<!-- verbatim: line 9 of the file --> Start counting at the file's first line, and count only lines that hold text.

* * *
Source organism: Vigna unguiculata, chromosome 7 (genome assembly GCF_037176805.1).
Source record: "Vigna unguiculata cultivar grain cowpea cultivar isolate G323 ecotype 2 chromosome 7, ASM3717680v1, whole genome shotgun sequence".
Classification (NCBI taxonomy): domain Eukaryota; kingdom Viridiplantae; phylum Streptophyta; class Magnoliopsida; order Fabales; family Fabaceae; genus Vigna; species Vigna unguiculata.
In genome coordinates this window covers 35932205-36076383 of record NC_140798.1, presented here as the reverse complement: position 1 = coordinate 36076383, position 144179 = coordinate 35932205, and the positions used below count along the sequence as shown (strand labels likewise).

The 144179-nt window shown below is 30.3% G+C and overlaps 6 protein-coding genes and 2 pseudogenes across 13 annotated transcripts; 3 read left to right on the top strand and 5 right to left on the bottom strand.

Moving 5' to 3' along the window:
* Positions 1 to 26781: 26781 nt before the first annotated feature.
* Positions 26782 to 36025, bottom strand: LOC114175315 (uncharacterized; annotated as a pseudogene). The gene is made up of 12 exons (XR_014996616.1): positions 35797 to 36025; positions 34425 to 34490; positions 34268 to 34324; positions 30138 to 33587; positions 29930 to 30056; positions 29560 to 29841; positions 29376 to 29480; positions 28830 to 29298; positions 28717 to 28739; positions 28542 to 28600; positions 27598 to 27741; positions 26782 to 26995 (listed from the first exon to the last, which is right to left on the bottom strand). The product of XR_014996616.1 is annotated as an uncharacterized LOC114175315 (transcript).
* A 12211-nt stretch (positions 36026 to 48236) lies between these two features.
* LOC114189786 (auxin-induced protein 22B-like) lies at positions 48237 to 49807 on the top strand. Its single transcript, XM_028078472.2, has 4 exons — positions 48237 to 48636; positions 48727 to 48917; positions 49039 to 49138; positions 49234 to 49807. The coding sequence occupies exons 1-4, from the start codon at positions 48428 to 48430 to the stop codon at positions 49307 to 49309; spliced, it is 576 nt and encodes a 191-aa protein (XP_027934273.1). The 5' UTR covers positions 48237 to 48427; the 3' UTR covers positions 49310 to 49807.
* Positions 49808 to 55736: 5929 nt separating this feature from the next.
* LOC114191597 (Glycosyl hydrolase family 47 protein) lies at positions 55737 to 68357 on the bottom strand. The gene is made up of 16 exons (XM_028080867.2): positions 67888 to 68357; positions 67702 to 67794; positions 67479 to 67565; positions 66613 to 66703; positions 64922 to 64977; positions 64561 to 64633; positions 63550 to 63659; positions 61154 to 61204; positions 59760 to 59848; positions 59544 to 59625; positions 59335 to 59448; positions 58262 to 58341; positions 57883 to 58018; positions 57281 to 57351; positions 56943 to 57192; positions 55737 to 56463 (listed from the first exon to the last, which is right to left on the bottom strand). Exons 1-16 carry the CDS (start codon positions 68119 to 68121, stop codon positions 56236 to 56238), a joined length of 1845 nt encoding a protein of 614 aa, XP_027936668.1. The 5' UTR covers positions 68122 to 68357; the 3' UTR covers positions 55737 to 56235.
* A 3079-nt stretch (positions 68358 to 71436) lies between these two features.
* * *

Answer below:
* A 12211-nt stretch (positions 36026 to 48236) lies between these two features.